WHYY welcomed PRNDI to its studios in Philadelphia’s Old City to see Terry Gross, host of Fresh Air from WHYY, in conversation with Joshua Johnson, host of 1A from WAMU. Over the course of the evening they covered everything from Terry’s interview style to how Joshua handles Twitter hate and on-air mistakes.
Gross started at WHYY in 1975 after being a volunteer at a station in Buffalo.
“I thought radio was magic – you turned a knob and your voice was on the air,” she said. Gross described radio as a way for her to overcome shyness because it gave her a license to talk to people about personal and intimate things.
When asked about how she developed her interview style, Gross said, “Very slowly.”
“I was 23 when I started, and when you’re as short as I am you look young. People would come in and go like, ‘Really? You’re going to interview me?’ I had to inspire confidence by acting older than I was. Once I became more comfortable, I loosened up and didn’t have to impress people by how old I was,” she said.
Gross also emphasized how important it was to show the interviewee you have done your research and genuinely care. She learned from being interviewed herself not to put your trust in just anyone.
Johnson also asked how Gross handles research for book interviews.
“Reading a book for me means going through every page of the book quickly, circling everything I want to remember, dog-earing every page that has a circle, then taking notes on all those things, then reading articles by or about the author, and then going to bed!” said Gross. “I write questions the next morning, and the interview is usually at 10am.”
Because it is a daily show, Gross said she only has the afternoon and night before to prepare for interviews.
Johnson had strong feelings about Gross’s “book reading” style. “I always try to read the book, but when I don’t, I feel like I didn’t do my homework! And the audiences thinks I know everything!” said Johnson.
Gross shared that Fresh Air does one news-related interview each week and has increasingly focused on political books—although the show’s top priority remains the arts, music, movies and books. Gross described those topics as “the things that nurture us.”
“We can’t hold culture hostage to the Trump Administration. There has to be a place for it in this world. I don’t want to see artists shut out by the news. That’s our basic philosophy,” said Gross.
“Pop culture used to be the thing that held us together. We grew up with the same television, radio, movies. There was a glue, but not anymore. Everything is very niche. Everyone has their own podcast, music genre, cable channel. So what holds us together?” asked Gross.
“Politics! It may be politicians we like or hate, but we know the cast of characters, and that’s the glue. We need to make sure there is still a place for the things that nurture our souls,” said Gross.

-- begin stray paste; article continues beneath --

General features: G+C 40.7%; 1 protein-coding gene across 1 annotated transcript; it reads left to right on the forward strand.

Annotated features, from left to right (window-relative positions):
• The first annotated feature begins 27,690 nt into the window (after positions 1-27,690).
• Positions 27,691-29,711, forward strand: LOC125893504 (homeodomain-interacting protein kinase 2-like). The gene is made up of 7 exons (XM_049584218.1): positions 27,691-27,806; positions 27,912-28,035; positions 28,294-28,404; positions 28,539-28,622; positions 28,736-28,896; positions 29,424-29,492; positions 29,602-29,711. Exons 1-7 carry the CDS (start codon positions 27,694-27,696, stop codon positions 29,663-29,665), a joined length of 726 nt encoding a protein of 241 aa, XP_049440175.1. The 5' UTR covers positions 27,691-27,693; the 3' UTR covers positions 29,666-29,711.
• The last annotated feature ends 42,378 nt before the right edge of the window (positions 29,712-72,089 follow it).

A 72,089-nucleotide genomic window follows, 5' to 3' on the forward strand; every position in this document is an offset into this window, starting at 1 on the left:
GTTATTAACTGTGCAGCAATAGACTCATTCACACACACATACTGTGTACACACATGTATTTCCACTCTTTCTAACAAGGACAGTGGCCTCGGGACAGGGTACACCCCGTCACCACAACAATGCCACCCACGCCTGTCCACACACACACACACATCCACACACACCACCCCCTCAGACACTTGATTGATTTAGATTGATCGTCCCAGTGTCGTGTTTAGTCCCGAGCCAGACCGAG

The mood lightened a bit when Gross turned the tables on Johnson and asked him about any hate he gets on Twitter, and he shared a long thread with the audience from a user who was upset by Johnson’s coverage of the situation at the border and accused him of victim blaming.
“The way I see it is they’re mad at something that’s not me, and something I said struck a nerve,” said Johnson.
“But if we leave out a point of view because it makes you uncomfortable, that’s unethical!"
“They’re hurting because of what is happening at the border. I want to take the time to see their heart and see their hurt, and respond to what is really there,” he said.
Johnson and Gross also chatted about how Gross unwinds outside the office. She shared that she brings her own cheap wine in her purse to diners with an extra coffee mug for discretion. She also listens to movies and jazz vocal music from the 1920’s and 30’s, and walks to clear her head.
A member of the audience asked Gross how she grapples with the fact that many of the men she’s interviewed have been disgraced in the wake of the #MeToo movement, and whether she’d have them on Fresh Air again.
“There’s this entire section of our archive we can’t rerun right now! I don’t think I would bring them back because it would just be so one-sided,” said Gross.
“But, I did have Tig Notaro on the show. She’s a comedian, and Louis CK made her famous.” During the interview, Gross said how sad she was that someone with so much talent as Louis CK could also have a monstrous side.
“I got so many tweets from people saying, ‘How dare you try to comprehend him? Forget him.’ But I want to live in a world where you can keep those two thoughts in your head at the same time. He’s still a human being with redeemable qualities. I don’t want to say that he’s a monster and that’s all he is,” said Gross.
Later in the evening, Johnson shared how he handles on-air mistakes. When listeners hear it and contact 1A, Johnson acknowledges them live. “When they take the time to reach out to us, that says, ‘I love you, and I heard this mistake, and I’d like you to fix it.’ People are so amazed that public media picks up the phone!”
“The ‘P’ in NPR still matters. People forget that we built this for them. We spent all this time and these resources for the moment YOU showed up, that’s the moment. That’s the test drive,” said Johnson.
He also asked Gross about her exit plan, if she has one.
“I don’t plan to leave anytime soon. I am not planning on retiring in the near future. But we are thinking about it and planning for it. Eventually it will happen and we will have a plan,” said Gross.
“I’ve had a very fulfilling career, and I love what I do. I want to keep doing it.”